A means of reorganizing an existing corporate structure in which the stock of a business division, subsidiary or newly affiliated company is transferred to the stockholders of the parent company in exchange for stock in the latter. Split-offs often occur when the parent company wishes to draw a greater distinction between itself and the split-off business. It is probably wise to treat split-offs with suspicion, as companies will often use them to bolster the balance sheet by shedding underperforming or unprofitable divisions and/or subsidiaries.

Split-Up

A corporate action in which a single company splits into two ore more separately run companies. Shares of the original company are exchanged for shares in the new companies, with the exact distribution of shares depending on each situation. This is an effective way to break up a company into several independent companies. After a split-up, the original company ceases to exist. A company can split up for many reasons, but it typically happens for strategic reasons or because the government mandates it. Some companies have a broad range of business lines, often completely unrelated. This can make it difficult for a single management team to maximize the profitability of each line. It can be much more beneficial to shareholders to split up the company into several independent companies, so that each line can be managed individually to maximize profits. The government can also force the splitting up of a company, usually due to concerns over monopolistic practices. In this situation, it is mandatory that each segment of a company that is split up be completely independent from the others, effectively ending the monopoly.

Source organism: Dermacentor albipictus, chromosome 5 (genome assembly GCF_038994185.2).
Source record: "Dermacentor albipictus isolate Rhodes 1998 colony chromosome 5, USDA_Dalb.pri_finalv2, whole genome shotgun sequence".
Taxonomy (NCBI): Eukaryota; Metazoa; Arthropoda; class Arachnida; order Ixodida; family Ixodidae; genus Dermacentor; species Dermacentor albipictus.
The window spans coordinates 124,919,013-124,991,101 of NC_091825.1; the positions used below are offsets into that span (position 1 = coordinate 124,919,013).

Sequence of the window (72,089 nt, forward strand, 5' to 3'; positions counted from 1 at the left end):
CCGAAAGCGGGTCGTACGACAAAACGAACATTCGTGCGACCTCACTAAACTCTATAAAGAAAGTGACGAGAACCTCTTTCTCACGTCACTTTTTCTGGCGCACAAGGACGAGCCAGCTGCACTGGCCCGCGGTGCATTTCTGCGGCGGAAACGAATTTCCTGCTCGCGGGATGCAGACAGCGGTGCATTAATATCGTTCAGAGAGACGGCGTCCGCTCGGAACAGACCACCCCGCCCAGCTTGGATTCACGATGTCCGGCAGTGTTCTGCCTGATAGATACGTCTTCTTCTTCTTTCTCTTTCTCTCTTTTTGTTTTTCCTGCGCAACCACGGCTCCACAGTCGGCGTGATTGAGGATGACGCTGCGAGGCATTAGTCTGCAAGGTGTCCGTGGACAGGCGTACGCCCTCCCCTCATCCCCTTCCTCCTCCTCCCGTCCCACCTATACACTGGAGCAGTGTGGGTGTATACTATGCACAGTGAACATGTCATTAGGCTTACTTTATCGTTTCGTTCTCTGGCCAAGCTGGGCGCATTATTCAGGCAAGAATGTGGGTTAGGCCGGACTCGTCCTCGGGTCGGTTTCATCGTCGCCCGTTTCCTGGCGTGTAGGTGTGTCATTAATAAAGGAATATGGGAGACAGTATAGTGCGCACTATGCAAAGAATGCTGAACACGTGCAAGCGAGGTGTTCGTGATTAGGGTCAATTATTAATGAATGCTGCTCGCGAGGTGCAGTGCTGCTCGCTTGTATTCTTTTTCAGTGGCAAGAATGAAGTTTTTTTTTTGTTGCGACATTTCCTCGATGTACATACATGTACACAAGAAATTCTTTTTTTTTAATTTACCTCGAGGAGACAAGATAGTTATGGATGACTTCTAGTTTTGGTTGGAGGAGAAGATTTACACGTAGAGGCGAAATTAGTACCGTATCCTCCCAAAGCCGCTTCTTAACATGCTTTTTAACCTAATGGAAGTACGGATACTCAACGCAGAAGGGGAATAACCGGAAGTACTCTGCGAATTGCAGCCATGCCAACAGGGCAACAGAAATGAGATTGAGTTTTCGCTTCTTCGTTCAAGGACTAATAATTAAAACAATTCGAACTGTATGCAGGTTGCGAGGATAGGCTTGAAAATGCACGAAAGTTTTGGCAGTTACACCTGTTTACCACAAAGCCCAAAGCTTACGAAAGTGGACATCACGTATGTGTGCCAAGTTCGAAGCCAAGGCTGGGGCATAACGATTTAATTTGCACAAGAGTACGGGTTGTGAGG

Carve-Out